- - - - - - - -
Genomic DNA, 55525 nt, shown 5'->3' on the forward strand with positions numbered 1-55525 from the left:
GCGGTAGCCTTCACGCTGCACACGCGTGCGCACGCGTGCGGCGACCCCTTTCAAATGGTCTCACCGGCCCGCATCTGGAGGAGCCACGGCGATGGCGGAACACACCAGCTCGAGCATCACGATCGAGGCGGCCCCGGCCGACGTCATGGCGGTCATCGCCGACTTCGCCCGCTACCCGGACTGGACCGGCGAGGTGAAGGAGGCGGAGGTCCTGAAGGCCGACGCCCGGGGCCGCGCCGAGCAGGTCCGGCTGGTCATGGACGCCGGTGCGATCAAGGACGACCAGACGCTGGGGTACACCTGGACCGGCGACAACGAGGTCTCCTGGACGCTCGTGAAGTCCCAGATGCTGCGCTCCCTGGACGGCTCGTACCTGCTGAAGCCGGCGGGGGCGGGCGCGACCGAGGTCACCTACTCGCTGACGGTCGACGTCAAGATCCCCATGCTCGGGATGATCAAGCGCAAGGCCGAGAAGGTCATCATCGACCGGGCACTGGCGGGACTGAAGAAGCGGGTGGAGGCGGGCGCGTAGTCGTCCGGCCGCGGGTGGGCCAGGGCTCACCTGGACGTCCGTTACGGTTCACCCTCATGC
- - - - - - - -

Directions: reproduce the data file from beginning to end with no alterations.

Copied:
Genomic DNA, 55525 nt, shown 5'->3' on the forward strand with positions numbered 1-55525 from the left:
GCGGTAGCCTTCACGCTGCACACGCGTGCGCACGCGTGCGGCGACCCCTTTCAAATGGTCTCACCGGCCCGCATCTGGAGGAGCCACGGCGATGGCGGAACACACCAGCTCGAGCATCACGATCGAGGCGGCCCCGGCCGACGTCATGGCGGTCATCGCCGACTTCGCCCGCTACCCGGACTGGACCGGCGAGGTGAAGGAGGCGGAGGTCCTGAAGGCCGACGCCCGGGGCCGCGCCGAGCAGGTCCGGCTGGTCATGGACGCCGGTGCGATCAAGGACGACCAGACGCTGGGGTACACCTGGACCGGCGACAACGAGGTCTCCTGGACGCTCGTGAAGTCCCAGATGCTGCGCTCCCTGGACGGCTCGTACCTGCTGAAGCCGGCGGGGGCGGGCGCGACCGAGGTCACCTACTCGCTGACGGTCGACGTCAAGATCCCCATGCTCGGGATGATCAAGCGCAAGGCCGAGAAGGTCATCATCGACCGGGCACTGGCGGGACTGAAGAAGCGGGTGGAGGCGGGCGCGTAGTCGTCCGGCCGCGGGTGGGCCAGGGCTCACCTGGACGTCCGTTACGGTTCACCCTCATGC